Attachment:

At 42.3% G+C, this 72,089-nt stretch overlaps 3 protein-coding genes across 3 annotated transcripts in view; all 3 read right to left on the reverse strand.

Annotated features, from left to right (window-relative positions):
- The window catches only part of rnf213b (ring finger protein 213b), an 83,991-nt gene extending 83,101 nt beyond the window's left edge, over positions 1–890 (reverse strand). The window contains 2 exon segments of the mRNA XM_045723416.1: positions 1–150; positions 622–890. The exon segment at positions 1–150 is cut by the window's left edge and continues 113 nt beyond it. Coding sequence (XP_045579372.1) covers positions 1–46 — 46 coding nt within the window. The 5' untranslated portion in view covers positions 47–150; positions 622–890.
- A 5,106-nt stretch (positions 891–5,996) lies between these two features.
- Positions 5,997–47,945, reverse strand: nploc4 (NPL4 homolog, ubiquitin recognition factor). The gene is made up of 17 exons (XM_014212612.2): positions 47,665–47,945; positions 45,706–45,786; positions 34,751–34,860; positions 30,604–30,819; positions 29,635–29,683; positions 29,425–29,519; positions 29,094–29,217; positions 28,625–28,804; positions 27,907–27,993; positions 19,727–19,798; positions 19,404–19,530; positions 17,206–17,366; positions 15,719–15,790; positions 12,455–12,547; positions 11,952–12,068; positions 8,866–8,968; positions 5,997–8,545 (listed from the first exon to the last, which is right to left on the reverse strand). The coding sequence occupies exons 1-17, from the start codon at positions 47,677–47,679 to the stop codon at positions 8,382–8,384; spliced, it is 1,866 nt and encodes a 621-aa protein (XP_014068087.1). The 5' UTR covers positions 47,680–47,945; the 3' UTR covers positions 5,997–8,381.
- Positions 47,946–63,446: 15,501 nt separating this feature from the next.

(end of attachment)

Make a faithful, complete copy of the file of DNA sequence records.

At 42.3% G+C, this 72,089-nt stretch overlaps 3 protein-coding genes across 3 annotated transcripts in view; all 3 read right to left on the reverse strand.

Annotated features, from left to right (window-relative positions):
- The window catches only part of rnf213b (ring finger protein 213b), an 83,991-nt gene extending 83,101 nt beyond the window's left edge, over positions 1–890 (reverse strand). The window contains 2 exon segments of the mRNA XM_045723416.1: positions 1–150; positions 622–890. The exon segment at positions 1–150 is cut by the window's left edge and continues 113 nt beyond it. Coding sequence (XP_045579372.1) covers positions 1–46 — 46 coding nt within the window. The 5' untranslated portion in view covers positions 47–150; positions 622–890.
- A 5,106-nt stretch (positions 891–5,996) lies between these two features.
- Positions 5,997–47,945, reverse strand: nploc4 (NPL4 homolog, ubiquitin recognition factor). The gene is made up of 17 exons (XM_014212612.2): positions 47,665–47,945; positions 45,706–45,786; positions 34,751–34,860; positions 30,604–30,819; positions 29,635–29,683; positions 29,425–29,519; positions 29,094–29,217; positions 28,625–28,804; positions 27,907–27,993; positions 19,727–19,798; positions 19,404–19,530; positions 17,206–17,366; positions 15,719–15,790; positions 12,455–12,547; positions 11,952–12,068; positions 8,866–8,968; positions 5,997–8,545 (listed from the first exon to the last, which is right to left on the reverse strand). The coding sequence occupies exons 1-17, from the start codon at positions 47,677–47,679 to the stop codon at positions 8,382–8,384; spliced, it is 1,866 nt and encodes a 621-aa protein (XP_014068087.1). The 5' UTR covers positions 47,680–47,945; the 3' UTR covers positions 5,997–8,381.
- Positions 47,946–63,446: 15,501 nt separating this feature from the next.